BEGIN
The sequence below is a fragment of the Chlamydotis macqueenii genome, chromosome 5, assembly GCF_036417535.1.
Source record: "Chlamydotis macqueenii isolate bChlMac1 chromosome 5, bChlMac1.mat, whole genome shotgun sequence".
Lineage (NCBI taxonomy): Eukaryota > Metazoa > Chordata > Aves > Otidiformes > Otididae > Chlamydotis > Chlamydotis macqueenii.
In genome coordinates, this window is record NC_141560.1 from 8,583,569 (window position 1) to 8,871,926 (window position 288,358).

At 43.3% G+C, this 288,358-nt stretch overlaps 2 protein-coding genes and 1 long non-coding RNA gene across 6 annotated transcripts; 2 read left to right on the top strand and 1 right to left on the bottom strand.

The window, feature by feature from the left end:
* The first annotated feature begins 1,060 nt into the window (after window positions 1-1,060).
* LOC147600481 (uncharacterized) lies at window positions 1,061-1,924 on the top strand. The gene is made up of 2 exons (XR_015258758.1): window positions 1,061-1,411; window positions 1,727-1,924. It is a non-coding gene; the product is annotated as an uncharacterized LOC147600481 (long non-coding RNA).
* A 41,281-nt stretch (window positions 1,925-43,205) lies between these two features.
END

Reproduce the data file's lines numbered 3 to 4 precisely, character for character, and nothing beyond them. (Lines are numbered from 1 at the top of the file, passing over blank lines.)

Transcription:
Lineage (NCBI taxonomy): Eukaryota > Metazoa > Chordata > Aves > Otidiformes > Otididae > Chlamydotis > Chlamydotis macqueenii.
In genome coordinates, this window is record NC_141560.1 from 8,583,569 (window position 1) to 8,871,926 (window position 288,358).